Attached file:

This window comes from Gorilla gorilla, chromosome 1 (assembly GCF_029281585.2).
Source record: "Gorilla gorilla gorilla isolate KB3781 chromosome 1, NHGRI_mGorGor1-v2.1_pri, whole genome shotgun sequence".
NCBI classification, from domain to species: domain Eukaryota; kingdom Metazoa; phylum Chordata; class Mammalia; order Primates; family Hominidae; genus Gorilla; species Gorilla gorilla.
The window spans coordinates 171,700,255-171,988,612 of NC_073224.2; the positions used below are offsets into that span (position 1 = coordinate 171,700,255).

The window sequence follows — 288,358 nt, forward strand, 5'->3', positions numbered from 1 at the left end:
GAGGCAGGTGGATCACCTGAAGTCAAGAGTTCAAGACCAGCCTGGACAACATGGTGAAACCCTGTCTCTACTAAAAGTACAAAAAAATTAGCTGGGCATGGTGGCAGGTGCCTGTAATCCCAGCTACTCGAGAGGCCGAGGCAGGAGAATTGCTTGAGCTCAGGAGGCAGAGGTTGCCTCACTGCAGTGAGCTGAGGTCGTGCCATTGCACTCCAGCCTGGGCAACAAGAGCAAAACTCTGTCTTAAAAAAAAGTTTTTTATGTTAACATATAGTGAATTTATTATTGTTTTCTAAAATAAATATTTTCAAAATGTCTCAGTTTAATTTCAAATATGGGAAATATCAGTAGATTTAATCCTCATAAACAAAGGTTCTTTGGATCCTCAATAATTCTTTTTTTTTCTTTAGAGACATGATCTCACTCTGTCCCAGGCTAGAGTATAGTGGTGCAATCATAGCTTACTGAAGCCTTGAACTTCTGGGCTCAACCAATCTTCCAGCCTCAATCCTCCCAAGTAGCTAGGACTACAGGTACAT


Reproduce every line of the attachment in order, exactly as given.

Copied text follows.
This window comes from Gorilla gorilla, chromosome 1 (assembly GCF_029281585.2).
Source record: "Gorilla gorilla gorilla isolate KB3781 chromosome 1, NHGRI_mGorGor1-v2.1_pri, whole genome shotgun sequence".
NCBI classification, from domain to species: domain Eukaryota; kingdom Metazoa; phylum Chordata; class Mammalia; order Primates; family Hominidae; genus Gorilla; species Gorilla gorilla.
The window spans coordinates 171,700,255-171,988,612 of NC_073224.2; the positions used below are offsets into that span (position 1 = coordinate 171,700,255).

The window sequence follows — 288,358 nt, forward strand, 5'->3', positions numbered from 1 at the left end:
GAGGCAGGTGGATCACCTGAAGTCAAGAGTTCAAGACCAGCCTGGACAACATGGTGAAACCCTGTCTCTACTAAAAGTACAAAAAAATTAGCTGGGCATGGTGGCAGGTGCCTGTAATCCCAGCTACTCGAGAGGCCGAGGCAGGAGAATTGCTTGAGCTCAGGAGGCAGAGGTTGCCTCACTGCAGTGAGCTGAGGTCGTGCCATTGCACTCCAGCCTGGGCAACAAGAGCAAAACTCTGTCTTAAAAAAAAGTTTTTTATGTTAACATATAGTGAATTTATTATTGTTTTCTAAAATAAATATTTTCAAAATGTCTCAGTTTAATTTCAAATATGGGAAATATCAGTAGATTTAATCCTCATAAACAAAGGTTCTTTGGATCCTCAATAATTCTTTTTTTTTCTTTAGAGACATGATCTCACTCTGTCCCAGGCTAGAGTATAGTGGTGCAATCATAGCTTACTGAAGCCTTGAACTTCTGGGCTCAACCAATCTTCCAGCCTCAATCCTCCCAAGTAGCTAGGACTACAGGTACAT